Remember when Facebook was the company that could do no wrong? When all the attention and traffic and users were headed in droves to it? When founder and CEO Mark Zuckerberg was anointed as the new Steve Jobs?
Neither do I.
Facebook's Summer of Fail has shortened memories about the good times for Facebook, and focused attention on an uncertain future.
Facebook's IP Ohhh!
It all started with Facebook's clumsy attempt to become a public company.
Hoodiegate, as they called Zuckerberg's "road show," in which some investors concluded that the CEO was too arrogant to be trusted, got Facebook's long-anticipated IPO off to a bad start.
The May 18 IPO itself was a train wreck.
Since then, Facebook's stock price has dropped to nearly half, and investors are not optimistic about the company's financial future.
But the IPO and subsequent stock declines were just a prelude to Facebook's Summer of Fail.
Facebook is losing users (and using losers)
Facebook's greatest asset is its user base, which has historically grown at a breakneck pace and which has been assumed to be composed of rabid Facebook fans who love the platform. A large, growing and enthusiastic user community is the entire basis for any optimism about Facebook's ability to make money.
But last month, the American Customer Satisfaction Index (ACSI) released a report showing that Facebook fell 8% from last year to a score of 61 on a 100-point scale, the lowest-ranking social network for customer satisfaction by far. Worse, new rival Google+ scored highest with 78.
Meanwhile, Capstone analyst Rory Maher reported last month that Facebook is bleeding users, dropping by 1.7% in the US over the last six months.
This week, the company reported to the U.S. Securities and Exchange Commission that about 83 million Facebook user accounts are duplicate, misclassified or " undesirable."
From a business perspective, perhaps the most devastating developments this summer are widespread questions about the effectiveness and even the legitimacy of Facebook advertising.
The trouble with Facebook ads
The BBC set up a Facebook page for a phony company it invented called VirtualBagel. The VirtualBagel page provided almost no information, and no solid basis on which anybody might "Like" the company or its page. The BBC advertised it on Facebook, gaining more than 3,000 "Likes," mostly from Egypt and other places outside the U.S. and U.K., and often from clearly fake Facebook users. The BBC concluded that the "Likes" you buy via Facebook advertising is mostly junk traffic by people who don't buy things and who don't care or even know what they're liking.
A startup called Limited Run posted a scathing commentary about why they intended to leave Facebook. The post said their own analytics revealed that 80% of the Facebook advertising clicks they were paying for were from "bots," not humans.
They also changed their company name, and asked Facebook to reflect the change on their Facebook page. But Facebook allegedly told them that in order to change their name on Facebook, they would have to spend $2,000 more per month on Facebook advertising.
The company has since removed their complaint from Facebook, which they explained in a company blog post. Apparently, the small company found the tsunami of press attention overwhelming and distracting.
An investigation by Facebook found no evidence of the click-bots claim, but hasn't yet issued a statement on the name-change claim. The details about the dispute remain unclear. But even if Facebook did nothing wrong, it was a widely reported story that damaged the company's reputation.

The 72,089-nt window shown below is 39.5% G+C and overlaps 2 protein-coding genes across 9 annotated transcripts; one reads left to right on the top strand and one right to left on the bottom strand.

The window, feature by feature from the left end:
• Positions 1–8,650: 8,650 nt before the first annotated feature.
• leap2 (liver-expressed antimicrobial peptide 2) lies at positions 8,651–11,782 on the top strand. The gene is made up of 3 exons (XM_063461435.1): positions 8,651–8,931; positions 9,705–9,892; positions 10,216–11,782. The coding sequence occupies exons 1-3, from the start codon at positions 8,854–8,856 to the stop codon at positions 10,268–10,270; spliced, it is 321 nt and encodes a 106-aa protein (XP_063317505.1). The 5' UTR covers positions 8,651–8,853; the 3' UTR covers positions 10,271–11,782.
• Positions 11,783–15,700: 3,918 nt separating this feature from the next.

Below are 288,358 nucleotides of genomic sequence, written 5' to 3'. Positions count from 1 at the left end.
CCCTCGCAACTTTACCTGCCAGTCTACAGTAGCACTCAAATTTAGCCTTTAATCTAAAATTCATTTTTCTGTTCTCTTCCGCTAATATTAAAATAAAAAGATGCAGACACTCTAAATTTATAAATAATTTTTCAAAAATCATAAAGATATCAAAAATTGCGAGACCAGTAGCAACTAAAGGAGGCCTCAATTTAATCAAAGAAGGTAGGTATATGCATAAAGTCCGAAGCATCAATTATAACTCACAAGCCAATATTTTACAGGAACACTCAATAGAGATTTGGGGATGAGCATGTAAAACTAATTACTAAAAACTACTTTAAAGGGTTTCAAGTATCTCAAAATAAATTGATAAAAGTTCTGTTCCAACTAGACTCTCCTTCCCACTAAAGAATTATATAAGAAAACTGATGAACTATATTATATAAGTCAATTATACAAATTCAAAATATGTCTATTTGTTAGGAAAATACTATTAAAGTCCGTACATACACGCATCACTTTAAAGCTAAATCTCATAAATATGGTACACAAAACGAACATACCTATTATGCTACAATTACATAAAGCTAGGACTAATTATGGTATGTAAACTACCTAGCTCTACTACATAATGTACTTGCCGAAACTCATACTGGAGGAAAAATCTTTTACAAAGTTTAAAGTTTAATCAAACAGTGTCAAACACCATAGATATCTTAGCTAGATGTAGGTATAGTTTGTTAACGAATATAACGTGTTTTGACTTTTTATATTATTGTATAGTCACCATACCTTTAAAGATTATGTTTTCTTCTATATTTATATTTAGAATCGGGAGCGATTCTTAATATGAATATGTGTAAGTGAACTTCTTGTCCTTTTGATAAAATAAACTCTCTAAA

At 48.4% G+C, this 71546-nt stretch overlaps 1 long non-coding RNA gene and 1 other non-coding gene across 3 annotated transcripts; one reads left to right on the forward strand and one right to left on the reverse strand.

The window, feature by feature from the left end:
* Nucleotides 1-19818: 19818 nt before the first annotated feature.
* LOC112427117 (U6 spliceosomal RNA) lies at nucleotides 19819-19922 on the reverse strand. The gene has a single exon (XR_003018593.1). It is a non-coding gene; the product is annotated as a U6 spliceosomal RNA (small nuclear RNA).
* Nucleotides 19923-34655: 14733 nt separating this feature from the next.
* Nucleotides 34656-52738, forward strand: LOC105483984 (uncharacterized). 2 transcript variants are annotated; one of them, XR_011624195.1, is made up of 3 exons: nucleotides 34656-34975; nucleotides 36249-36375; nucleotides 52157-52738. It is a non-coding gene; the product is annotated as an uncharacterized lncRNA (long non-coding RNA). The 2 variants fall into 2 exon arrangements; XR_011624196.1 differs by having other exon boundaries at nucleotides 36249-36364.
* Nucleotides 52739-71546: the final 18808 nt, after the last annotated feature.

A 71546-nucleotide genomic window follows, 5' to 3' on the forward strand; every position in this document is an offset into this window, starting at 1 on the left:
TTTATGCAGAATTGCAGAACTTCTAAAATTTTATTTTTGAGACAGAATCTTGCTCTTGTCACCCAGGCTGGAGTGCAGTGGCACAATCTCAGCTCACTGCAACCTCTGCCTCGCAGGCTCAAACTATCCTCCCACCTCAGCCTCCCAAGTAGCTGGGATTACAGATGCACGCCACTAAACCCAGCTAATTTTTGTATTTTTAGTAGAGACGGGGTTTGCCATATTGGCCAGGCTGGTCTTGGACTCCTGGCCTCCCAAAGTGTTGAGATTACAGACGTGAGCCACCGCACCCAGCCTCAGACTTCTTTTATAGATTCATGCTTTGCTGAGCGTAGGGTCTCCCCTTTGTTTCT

The bad news keeps piling up
Although it's been a horrible summer overall, it seems to have gotten even worse this week.
The company is having trouble with developers. A high-profile developer named Dalton Caldwell wrote an open letter this week, picked up by the media, accusing Facebook of hardball bully tactics.
Google Senior Vice President Vic Gundotra wrote a widely circulated Google+ post that linked to the Caldwell screed, asserting Google's respect for developers and implying that Facebook has no such respect.
Facebook is also bleeding executives. Senior executives Katie Mitic and Ethan Beard announced their resignations this week, bringing the number of high-level departures since the IPO to three.
(Even Mark Zuckerberg's sister, Arielle Zuckerberg, and his brother-in-law, Harry Schmidt, husband of Mark's other sister, Donna, now work for Google, although somewhat accidentally. They both work at Wildfire, the social-marketing startup that Google just bought for $250 million.)
Facebook security is also a hot topic now. For example, several Major League Baseball Teams' Facebook pages were hacked this week.
To sum up: Facebook is having a tough summer, investors are losing confidence, users are losing interest and developers are losing their tempers.
Can Facebook rally? Who knows?
The important thing is that it's still very early in the social networking business. The leading company, the business models that work, the right mix of services, monetization and privacy -- all these things have yet to be determined.
And it's still true that Facebook has the home-court advantage: It's the only social network "mainstream" enough for you to assume that any random person on the street is likely to have an account. People are creatures of habit, and they won't leave en masse without a really good reason. The future is Facebook's to lose.
But can Facebook get its mojo back? Can they orchestrate an Autumn of Awesome followed by a Winter of Win?
Maybe. Either way, it's hard to imagine things getting any worse for the company than they are right now.
Mike Elgan writes about technology and tech culture. Contact and learn more about Mike at Elgan.com, or subscribe to his free e-mail newsletter, Mike's List. You can also see more articles by Mike Elgan on Computerworld.com.
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